Carl Jung liked to say, “What is forced hidden becomes fate.” I love this. It simply means if you deny who you really are or refuse to recognize your own feelings, they will “come out” on their own, and often impolitely. And they can bite you. It is good to uncover chunks of your rich unconscious, elevate and bring them to the realm of the conscious and be enriched by their gifts.

I once attended a life-changing seminar where the facilitator asked the question, “What kind of life would you have if you stopped blaming anyone for whatever you are going through?” That blew me away! I was stunned at the implications. To me, it meant taking full responsibility for one’s actions. It meant being 100 percent aware and actually choosing your responses instead of merely just reacting. That takes a lot of courage and training to commit to as a life practice.

Hard as it is, the wonderful payback (if indeed you can develop the habit) is the liberating feeling of unbridled freedom. You are living life on your terms. You can stop expending energy blaming other people. You know your wants from your needs. It is your own life you are living, and no one can force you into doing anything you don’t want to do!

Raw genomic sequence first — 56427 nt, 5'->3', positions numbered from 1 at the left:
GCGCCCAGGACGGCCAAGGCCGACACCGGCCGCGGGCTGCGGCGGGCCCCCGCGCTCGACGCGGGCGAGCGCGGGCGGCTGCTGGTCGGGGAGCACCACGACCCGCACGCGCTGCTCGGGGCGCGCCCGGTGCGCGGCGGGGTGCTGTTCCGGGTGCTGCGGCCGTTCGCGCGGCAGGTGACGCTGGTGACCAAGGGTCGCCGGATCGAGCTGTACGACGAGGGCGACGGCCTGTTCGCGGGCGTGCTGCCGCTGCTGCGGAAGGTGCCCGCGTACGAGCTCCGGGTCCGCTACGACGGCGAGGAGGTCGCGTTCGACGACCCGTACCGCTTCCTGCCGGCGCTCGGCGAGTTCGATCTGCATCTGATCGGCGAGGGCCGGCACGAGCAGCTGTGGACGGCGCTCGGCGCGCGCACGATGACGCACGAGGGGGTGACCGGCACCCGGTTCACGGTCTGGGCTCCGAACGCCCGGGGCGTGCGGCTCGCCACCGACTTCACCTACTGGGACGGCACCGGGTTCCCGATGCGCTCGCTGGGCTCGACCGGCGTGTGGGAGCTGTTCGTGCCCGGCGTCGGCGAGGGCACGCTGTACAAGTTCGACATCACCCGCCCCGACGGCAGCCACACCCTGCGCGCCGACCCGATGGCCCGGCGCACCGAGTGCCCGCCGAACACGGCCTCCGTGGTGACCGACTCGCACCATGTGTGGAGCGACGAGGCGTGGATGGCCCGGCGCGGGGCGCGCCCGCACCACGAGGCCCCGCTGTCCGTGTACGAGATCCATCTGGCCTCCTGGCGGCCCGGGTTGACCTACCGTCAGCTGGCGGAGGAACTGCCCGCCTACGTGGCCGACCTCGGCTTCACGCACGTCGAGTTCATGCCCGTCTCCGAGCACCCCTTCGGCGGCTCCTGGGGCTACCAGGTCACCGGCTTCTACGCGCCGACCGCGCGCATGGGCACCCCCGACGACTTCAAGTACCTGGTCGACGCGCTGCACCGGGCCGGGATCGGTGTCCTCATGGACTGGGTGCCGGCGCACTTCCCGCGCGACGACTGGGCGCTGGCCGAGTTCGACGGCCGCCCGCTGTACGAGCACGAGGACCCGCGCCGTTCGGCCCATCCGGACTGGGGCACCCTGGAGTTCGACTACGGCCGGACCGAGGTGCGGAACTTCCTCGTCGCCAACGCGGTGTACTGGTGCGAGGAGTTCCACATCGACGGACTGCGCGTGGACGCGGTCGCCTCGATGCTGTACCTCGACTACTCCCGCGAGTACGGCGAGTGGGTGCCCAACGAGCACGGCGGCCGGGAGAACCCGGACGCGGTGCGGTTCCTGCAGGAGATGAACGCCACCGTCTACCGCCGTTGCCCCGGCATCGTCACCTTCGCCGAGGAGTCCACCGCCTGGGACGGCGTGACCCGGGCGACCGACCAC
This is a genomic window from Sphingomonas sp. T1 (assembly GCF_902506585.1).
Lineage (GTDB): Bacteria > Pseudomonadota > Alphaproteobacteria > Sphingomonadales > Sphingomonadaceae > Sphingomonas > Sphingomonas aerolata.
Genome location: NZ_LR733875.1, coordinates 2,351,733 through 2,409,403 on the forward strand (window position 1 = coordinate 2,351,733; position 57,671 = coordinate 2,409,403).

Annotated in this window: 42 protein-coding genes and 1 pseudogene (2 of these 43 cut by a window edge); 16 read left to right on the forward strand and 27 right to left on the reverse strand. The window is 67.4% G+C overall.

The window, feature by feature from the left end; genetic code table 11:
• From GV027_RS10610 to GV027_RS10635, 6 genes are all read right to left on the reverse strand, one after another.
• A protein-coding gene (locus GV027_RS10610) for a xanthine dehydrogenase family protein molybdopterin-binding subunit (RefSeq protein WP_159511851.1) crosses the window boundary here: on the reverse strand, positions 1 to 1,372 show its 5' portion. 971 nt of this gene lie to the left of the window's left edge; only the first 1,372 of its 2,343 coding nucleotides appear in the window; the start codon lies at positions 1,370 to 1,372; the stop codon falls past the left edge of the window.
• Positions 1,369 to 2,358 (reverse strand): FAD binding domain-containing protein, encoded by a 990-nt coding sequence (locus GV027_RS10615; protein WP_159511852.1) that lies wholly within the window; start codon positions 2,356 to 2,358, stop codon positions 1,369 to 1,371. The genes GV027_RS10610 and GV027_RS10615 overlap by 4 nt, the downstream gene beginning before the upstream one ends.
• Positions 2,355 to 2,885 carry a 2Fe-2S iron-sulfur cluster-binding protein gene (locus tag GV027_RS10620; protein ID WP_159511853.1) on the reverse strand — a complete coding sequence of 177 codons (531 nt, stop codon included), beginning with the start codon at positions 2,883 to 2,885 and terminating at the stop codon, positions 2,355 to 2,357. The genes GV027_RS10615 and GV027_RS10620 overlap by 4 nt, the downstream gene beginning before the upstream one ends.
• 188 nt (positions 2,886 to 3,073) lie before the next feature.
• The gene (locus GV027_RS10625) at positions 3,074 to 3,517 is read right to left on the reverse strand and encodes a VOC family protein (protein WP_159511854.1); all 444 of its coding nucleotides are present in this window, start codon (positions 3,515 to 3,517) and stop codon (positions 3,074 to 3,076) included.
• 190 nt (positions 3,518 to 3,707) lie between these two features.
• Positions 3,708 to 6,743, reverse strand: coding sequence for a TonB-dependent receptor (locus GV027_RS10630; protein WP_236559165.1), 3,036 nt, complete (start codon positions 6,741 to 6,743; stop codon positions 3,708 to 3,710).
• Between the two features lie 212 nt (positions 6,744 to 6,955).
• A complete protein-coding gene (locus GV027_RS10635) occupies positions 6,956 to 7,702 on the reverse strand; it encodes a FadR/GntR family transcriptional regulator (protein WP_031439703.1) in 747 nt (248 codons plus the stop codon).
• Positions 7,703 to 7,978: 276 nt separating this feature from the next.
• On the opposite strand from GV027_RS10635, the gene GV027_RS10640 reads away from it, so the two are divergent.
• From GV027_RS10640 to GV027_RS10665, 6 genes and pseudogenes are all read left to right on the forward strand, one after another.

* * *

Hey, Singapore, I am having my 2nd Photo Workshop there on Feb. 23. I will teach you how to take great pictures. You will learn not just the basics but a whole lot more. Call now at +658-2336595 and ask for Earla. This will be a cutting-edge experience. Let’s have fun and shoot!

11 to “Changing yourself”

  1. Ben R says:

    Seems I’d read this before. Is this a re-post of something you wrote years back?

  2. Helena says:

    Dear sir,

    Thank you for this liberating article. “Crazy” someone who do the same thing over and over again yet expecting a different result. I cannot say I can relate to this maybe because I am still 23 but with how I can see my mom I think she can relate to this. My mom is with my dad for almost 25 years and yet they still argue. Different issue but the same reasons of argument. I wonder when will they realize their craziness.. anyway, this is worth the read.. your articles are always worth the read sir. ciao

  3. Jane Singson Fields says: